On The greatest, Lana Del Rey toys with an idea that, for her, seems almost inconceivable. California, as she knows it, slowly crumbling as the fires of climate change and political chaos run amok.
There isn’t much she can do. Her silhouette slowly sways to the salty pacific breeze as the world around her descends into madness. Peppered throughout the track lay memories that Del Rey slowly picks apart and relives, hoping that the solitude of the past could, through shear willpower, somehow replicate into the present. From Long Beach to New York, from the Beach Boys to rock ’n’ roll, Del Rey’s signature aesthetic still remains front and centre. However, this time round, her trademark hazed croon now gazes to her surroundings rather than herself. It’s the most self-aware she’s been.
Despite the apocalypse looming right around the horizon, she can’t help but feel indifferent. Her mind had long ago become immune to the over-stimulating headlines and disasters that seem to come a dime a dozen. Her hushed vocal delivery flirts between desensitization and calmness. It’s almost as if she’s has been at this nirvana since the beginning of time, and has only now revealed her remarkable composure and grace. With lush Laurel Canyon-esque guitars gently wrapping Del Rey’s voice (courtesy of producer extrodinaire Jack Antonoff), it’s hard to listen to the vices of the planet and not feel an odd sense of comfort.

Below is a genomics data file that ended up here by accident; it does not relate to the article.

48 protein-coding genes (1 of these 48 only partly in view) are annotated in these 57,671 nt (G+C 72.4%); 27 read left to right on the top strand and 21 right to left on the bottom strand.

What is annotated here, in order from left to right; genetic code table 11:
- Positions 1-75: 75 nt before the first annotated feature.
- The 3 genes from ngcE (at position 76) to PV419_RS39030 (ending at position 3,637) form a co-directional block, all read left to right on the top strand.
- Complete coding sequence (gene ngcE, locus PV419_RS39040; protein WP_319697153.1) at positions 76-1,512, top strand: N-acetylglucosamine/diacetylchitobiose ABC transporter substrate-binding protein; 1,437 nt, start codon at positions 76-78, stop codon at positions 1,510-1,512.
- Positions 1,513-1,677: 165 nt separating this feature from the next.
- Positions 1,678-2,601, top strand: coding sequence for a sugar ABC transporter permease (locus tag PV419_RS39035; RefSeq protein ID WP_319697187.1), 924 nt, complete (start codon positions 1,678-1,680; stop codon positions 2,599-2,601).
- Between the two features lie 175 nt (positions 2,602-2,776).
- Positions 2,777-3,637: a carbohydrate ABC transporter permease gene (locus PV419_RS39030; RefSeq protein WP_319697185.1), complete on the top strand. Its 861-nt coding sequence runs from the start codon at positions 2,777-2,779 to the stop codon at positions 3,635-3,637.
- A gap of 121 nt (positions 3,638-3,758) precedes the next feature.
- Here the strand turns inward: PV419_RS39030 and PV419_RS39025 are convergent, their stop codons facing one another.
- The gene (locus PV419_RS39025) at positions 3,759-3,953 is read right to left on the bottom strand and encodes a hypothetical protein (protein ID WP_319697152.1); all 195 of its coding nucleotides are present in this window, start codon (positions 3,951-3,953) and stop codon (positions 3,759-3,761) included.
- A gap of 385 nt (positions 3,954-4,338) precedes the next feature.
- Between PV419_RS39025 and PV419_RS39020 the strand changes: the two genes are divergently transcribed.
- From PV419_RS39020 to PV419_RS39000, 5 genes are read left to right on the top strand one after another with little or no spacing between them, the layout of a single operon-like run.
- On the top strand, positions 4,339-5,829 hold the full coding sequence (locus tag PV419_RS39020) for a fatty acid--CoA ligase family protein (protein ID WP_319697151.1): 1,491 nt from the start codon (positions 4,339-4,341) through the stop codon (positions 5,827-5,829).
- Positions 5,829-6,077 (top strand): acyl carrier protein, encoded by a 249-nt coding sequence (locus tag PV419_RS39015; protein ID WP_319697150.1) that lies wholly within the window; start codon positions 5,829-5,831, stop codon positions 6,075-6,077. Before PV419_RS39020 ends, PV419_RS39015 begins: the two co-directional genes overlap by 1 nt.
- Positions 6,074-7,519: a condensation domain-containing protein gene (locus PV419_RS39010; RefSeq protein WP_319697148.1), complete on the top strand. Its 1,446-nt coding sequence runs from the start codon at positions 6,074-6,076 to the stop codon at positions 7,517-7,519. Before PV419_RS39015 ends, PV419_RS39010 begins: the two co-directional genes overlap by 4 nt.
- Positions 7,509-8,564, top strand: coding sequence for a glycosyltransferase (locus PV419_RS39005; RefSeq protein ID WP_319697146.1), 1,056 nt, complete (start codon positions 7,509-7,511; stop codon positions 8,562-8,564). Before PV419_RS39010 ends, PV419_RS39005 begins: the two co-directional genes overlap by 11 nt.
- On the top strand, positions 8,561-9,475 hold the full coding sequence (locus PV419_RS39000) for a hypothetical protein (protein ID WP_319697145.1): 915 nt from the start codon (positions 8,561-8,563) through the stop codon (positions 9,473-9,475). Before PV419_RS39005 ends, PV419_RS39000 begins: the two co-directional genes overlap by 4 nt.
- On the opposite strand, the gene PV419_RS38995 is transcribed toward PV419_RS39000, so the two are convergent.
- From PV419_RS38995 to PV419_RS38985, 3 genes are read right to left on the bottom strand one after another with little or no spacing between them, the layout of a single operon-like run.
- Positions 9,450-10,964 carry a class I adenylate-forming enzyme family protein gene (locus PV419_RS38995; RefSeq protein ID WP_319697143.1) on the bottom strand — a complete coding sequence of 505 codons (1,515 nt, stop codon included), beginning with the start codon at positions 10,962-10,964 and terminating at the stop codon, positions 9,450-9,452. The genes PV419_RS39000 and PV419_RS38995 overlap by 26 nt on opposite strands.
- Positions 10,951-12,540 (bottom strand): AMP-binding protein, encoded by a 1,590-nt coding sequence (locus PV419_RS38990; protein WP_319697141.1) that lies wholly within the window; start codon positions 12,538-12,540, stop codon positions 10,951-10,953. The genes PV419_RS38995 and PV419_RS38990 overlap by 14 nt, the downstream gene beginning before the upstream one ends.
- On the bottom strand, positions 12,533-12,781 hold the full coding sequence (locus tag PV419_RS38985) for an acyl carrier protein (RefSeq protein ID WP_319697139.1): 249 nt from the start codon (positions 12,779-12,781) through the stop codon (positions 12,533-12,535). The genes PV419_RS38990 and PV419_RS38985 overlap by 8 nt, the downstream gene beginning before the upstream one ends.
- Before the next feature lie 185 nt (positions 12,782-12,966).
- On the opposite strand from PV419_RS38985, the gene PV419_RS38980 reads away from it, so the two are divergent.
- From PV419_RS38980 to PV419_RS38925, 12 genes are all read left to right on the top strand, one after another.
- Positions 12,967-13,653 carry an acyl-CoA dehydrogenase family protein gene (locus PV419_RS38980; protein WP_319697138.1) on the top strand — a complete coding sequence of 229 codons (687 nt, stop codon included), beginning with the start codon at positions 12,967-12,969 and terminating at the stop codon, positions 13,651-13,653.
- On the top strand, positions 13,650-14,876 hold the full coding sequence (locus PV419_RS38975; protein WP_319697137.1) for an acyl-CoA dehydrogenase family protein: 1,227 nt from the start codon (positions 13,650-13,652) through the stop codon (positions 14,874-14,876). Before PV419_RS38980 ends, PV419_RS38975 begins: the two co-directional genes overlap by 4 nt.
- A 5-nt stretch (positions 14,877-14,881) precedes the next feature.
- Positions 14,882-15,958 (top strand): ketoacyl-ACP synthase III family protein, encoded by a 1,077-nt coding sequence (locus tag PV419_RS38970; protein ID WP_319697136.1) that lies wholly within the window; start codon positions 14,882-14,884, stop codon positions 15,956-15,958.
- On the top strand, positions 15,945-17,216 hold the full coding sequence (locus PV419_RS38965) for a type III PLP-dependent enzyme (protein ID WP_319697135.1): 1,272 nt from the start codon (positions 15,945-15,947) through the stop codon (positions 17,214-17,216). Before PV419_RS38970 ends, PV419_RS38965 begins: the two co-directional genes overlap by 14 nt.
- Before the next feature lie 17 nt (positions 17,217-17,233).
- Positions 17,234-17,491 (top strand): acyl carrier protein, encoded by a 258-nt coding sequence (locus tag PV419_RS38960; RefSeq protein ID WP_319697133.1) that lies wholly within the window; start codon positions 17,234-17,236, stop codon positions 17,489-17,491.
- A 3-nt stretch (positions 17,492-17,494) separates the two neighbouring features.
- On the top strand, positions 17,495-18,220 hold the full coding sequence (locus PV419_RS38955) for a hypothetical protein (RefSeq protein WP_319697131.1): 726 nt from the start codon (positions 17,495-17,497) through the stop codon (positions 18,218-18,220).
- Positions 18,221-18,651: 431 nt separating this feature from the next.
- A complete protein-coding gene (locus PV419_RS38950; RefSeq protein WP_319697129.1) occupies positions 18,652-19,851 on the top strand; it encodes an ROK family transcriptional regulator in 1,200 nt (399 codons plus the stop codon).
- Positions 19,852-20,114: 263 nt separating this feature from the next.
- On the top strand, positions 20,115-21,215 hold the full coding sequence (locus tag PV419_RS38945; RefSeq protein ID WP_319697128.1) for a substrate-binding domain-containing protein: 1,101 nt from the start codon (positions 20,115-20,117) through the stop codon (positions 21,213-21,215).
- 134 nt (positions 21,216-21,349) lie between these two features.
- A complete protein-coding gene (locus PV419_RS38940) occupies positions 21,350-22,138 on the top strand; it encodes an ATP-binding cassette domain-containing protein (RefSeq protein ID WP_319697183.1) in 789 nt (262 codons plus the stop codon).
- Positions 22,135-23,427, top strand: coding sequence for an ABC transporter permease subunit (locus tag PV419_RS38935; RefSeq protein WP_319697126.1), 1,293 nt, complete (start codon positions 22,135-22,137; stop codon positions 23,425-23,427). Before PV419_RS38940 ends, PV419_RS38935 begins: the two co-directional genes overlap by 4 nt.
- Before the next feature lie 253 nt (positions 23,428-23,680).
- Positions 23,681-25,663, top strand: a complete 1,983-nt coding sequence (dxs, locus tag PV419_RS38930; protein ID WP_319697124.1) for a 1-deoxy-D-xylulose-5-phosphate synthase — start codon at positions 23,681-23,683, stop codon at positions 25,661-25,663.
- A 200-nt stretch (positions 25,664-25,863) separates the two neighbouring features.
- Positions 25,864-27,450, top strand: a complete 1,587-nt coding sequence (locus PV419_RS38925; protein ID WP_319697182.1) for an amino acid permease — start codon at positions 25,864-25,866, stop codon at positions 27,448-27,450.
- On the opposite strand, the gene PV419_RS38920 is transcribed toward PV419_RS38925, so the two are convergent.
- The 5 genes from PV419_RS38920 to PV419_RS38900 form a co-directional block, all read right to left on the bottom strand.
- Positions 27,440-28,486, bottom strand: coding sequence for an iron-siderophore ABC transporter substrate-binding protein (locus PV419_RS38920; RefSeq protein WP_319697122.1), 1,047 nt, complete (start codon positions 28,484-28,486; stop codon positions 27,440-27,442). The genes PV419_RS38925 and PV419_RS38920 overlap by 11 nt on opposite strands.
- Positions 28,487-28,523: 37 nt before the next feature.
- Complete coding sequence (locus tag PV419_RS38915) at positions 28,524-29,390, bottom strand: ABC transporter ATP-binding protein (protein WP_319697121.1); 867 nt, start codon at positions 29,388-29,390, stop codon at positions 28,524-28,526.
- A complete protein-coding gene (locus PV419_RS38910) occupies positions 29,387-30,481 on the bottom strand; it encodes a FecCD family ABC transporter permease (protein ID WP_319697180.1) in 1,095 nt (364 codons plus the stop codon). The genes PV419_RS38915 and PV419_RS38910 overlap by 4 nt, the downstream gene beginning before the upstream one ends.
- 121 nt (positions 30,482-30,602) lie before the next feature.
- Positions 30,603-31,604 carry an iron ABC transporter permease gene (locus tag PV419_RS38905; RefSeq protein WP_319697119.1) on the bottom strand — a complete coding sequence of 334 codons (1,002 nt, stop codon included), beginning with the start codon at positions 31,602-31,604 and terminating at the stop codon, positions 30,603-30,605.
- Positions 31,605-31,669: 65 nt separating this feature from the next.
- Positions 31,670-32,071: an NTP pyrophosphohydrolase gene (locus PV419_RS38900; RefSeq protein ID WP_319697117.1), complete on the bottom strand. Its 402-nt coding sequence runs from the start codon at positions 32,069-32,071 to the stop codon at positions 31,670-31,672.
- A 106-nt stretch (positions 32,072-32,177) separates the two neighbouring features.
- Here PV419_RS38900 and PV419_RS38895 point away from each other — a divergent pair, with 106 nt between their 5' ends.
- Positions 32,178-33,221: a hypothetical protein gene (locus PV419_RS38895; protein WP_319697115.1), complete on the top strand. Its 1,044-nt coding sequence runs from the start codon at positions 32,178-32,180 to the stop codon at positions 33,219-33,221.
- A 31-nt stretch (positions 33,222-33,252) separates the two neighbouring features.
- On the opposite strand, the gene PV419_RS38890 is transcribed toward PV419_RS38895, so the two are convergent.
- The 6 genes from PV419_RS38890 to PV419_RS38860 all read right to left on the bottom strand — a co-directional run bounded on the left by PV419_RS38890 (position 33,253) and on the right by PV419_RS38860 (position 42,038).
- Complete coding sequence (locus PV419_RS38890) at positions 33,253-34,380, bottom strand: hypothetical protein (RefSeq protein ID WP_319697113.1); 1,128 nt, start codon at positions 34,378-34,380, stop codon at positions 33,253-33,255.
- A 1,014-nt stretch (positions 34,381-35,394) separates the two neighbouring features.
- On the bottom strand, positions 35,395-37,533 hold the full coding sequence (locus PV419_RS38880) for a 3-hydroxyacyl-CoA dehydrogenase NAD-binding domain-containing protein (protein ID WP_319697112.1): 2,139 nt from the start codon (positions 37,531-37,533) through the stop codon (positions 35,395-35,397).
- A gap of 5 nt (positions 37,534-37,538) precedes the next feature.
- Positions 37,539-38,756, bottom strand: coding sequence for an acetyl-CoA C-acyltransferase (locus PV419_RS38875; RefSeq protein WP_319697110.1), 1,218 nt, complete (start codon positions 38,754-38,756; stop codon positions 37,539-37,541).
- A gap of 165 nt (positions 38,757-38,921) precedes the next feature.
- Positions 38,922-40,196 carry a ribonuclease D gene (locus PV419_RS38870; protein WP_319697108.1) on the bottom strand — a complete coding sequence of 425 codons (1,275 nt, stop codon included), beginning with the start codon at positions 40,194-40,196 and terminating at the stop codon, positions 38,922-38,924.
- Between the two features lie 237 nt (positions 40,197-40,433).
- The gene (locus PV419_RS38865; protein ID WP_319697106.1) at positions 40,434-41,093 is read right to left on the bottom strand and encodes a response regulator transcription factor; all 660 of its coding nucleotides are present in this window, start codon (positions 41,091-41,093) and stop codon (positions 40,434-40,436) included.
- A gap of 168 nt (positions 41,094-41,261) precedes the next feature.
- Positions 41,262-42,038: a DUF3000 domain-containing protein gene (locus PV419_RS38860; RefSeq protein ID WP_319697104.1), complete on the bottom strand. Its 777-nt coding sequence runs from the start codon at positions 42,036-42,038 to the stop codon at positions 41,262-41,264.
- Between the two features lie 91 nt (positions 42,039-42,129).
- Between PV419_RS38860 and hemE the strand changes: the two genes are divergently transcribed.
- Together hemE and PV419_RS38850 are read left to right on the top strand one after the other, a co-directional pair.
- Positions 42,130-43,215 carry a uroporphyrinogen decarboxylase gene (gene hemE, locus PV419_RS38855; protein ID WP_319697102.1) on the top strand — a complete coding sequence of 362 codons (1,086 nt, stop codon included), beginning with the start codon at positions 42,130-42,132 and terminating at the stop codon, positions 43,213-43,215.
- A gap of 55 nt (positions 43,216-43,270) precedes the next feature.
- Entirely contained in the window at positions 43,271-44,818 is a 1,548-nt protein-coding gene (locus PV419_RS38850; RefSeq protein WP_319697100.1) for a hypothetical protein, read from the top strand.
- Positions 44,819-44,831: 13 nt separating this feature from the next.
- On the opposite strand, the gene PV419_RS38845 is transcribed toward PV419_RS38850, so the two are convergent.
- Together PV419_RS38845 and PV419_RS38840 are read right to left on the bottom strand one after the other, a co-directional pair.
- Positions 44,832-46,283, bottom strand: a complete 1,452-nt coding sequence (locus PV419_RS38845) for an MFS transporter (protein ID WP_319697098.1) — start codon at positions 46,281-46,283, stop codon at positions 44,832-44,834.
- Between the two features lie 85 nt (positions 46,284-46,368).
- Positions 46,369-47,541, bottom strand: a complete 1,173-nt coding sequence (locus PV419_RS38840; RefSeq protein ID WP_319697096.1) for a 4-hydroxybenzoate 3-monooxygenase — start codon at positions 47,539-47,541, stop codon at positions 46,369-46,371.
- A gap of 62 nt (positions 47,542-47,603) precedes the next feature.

Missiles in Hawaii, Kanye West’s political actions, and a sharp shot of reality. All of these haunt and taint Del Rey’s picture perfect American dream. With the instrumentation having now reduced to a simple shag carpet piano, her momentary optimism seems to have disappeared all together. The stories she recollected return to their home, in the past. Busy collecting and unsuccessfully repairing her vision, there simply isn’t enough time to do nothing. Every moment passes with some or the other major headline battling it out to grab our precious attention, only to lose it to a livestream on Instagram. The privilege of swinging in the backyard and singing in the old bars has long been lost.
The greatest thrives not because of the way in which Del Rey has figured out to eloquently blend her personal, desensitized aesthetic to the existing world around her. Instead, aiming for something higher, it uses anecdotes from a simpler time to paint a picture of all the possibilities, hopes, and memories that were lost in the current fray.
This, it turns out, is the greatest loss of them all.